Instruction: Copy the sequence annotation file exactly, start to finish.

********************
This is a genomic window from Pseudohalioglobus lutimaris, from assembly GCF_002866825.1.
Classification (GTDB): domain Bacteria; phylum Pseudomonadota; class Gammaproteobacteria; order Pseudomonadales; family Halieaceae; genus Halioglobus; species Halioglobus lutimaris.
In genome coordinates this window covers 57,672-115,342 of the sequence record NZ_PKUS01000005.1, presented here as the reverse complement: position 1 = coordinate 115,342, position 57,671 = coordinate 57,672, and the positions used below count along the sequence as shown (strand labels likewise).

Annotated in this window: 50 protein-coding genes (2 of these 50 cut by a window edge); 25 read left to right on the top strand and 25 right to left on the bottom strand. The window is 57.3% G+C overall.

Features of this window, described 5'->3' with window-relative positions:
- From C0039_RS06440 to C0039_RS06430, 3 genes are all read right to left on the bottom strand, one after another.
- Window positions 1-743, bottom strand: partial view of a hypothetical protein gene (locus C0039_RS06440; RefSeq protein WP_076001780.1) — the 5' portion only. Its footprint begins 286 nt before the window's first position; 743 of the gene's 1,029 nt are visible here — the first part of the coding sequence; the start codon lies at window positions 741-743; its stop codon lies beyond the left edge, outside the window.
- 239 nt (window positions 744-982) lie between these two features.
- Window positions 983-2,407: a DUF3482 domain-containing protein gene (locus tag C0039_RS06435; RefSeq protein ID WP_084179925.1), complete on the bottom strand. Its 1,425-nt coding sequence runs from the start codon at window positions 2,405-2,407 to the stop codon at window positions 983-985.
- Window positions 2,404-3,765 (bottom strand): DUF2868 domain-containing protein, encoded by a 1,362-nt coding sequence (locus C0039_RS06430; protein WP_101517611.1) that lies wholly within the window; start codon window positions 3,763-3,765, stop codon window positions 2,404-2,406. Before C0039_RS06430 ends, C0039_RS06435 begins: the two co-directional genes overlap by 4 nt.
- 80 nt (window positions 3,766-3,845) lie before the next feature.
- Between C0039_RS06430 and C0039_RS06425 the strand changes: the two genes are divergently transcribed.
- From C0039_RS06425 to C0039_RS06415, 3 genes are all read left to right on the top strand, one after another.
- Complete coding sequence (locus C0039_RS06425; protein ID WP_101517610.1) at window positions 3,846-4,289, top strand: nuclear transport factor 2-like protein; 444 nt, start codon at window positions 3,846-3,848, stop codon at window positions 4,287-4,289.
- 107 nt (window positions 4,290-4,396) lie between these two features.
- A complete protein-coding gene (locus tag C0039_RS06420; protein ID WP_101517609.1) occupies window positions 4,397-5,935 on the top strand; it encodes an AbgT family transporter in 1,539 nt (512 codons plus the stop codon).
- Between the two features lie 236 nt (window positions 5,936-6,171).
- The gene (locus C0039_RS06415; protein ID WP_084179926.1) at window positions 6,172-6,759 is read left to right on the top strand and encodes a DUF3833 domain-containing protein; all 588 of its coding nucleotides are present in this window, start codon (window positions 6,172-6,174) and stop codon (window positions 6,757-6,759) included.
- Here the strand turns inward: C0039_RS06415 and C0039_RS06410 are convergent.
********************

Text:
This is a genomic window from Pseudohalioglobus lutimaris, from assembly GCF_002866825.1.
Classification (GTDB): domain Bacteria; phylum Pseudomonadota; class Gammaproteobacteria; order Pseudomonadales; family Halieaceae; genus Halioglobus; species Halioglobus lutimaris.
In genome coordinates this window covers 57,672-115,342 of the sequence record NZ_PKUS01000005.1, presented here as the reverse complement: position 1 = coordinate 115,342, position 57,671 = coordinate 57,672, and the positions used below count along the sequence as shown (strand labels likewise).

Annotated in this window: 50 protein-coding genes (2 of these 50 cut by a window edge); 25 read left to right on the top strand and 25 right to left on the bottom strand. The window is 57.3% G+C overall.

Features of this window, described 5'->3' with window-relative positions:
- From C0039_RS06440 to C0039_RS06430, 3 genes are all read right to left on the bottom strand, one after another.
- Window positions 1-743, bottom strand: partial view of a hypothetical protein gene (locus C0039_RS06440; RefSeq protein WP_076001780.1) — the 5' portion only. Its footprint begins 286 nt before the window's first position; 743 of the gene's 1,029 nt are visible here — the first part of the coding sequence; the start codon lies at window positions 741-743; its stop codon lies beyond the left edge, outside the window.
- 239 nt (window positions 744-982) lie between these two features.
- Window positions 983-2,407: a DUF3482 domain-containing protein gene (locus tag C0039_RS06435; RefSeq protein ID WP_084179925.1), complete on the bottom strand. Its 1,425-nt coding sequence runs from the start codon at window positions 2,405-2,407 to the stop codon at window positions 983-985.
- Window positions 2,404-3,765 (bottom strand): DUF2868 domain-containing protein, encoded by a 1,362-nt coding sequence (locus C0039_RS06430; protein WP_101517611.1) that lies wholly within the window; start codon window positions 3,763-3,765, stop codon window positions 2,404-2,406. Before C0039_RS06430 ends, C0039_RS06435 begins: the two co-directional genes overlap by 4 nt.
- 80 nt (window positions 3,766-3,845) lie before the next feature.
- Between C0039_RS06430 and C0039_RS06425 the strand changes: the two genes are divergently transcribed.
- From C0039_RS06425 to C0039_RS06415, 3 genes are all read left to right on the top strand, one after another.
- Complete coding sequence (locus C0039_RS06425; protein ID WP_101517610.1) at window positions 3,846-4,289, top strand: nuclear transport factor 2-like protein; 444 nt, start codon at window positions 3,846-3,848, stop codon at window positions 4,287-4,289.
- 107 nt (window positions 4,290-4,396) lie between these two features.
- A complete protein-coding gene (locus tag C0039_RS06420; protein ID WP_101517609.1) occupies window positions 4,397-5,935 on the top strand; it encodes an AbgT family transporter in 1,539 nt (512 codons plus the stop codon).
- Between the two features lie 236 nt (window positions 5,936-6,171).
- The gene (locus C0039_RS06415; protein ID WP_084179926.1) at window positions 6,172-6,759 is read left to right on the top strand and encodes a DUF3833 domain-containing protein; all 588 of its coding nucleotides are present in this window, start codon (window positions 6,172-6,174) and stop codon (window positions 6,757-6,759) included.
- Here the strand turns inward: C0039_RS06415 and C0039_RS06410 are convergent.